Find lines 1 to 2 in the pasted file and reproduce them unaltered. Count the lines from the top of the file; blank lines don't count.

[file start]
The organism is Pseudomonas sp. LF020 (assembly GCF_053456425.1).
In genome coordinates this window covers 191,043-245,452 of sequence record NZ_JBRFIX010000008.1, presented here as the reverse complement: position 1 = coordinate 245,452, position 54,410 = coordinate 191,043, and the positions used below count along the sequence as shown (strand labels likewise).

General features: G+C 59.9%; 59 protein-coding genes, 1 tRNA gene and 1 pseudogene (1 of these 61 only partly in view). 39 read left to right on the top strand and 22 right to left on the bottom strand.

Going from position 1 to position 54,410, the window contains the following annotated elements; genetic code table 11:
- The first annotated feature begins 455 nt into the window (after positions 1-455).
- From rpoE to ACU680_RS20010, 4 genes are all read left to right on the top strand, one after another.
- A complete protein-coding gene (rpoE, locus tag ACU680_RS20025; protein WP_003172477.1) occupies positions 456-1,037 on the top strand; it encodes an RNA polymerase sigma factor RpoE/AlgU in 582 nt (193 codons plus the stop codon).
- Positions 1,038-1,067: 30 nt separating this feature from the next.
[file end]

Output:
The organism is Pseudomonas sp. LF020 (assembly GCF_053456425.1).
In genome coordinates this window covers 191,043-245,452 of sequence record NZ_JBRFIX010000008.1, presented here as the reverse complement: position 1 = coordinate 245,452, position 54,410 = coordinate 191,043, and the positions used below count along the sequence as shown (strand labels likewise).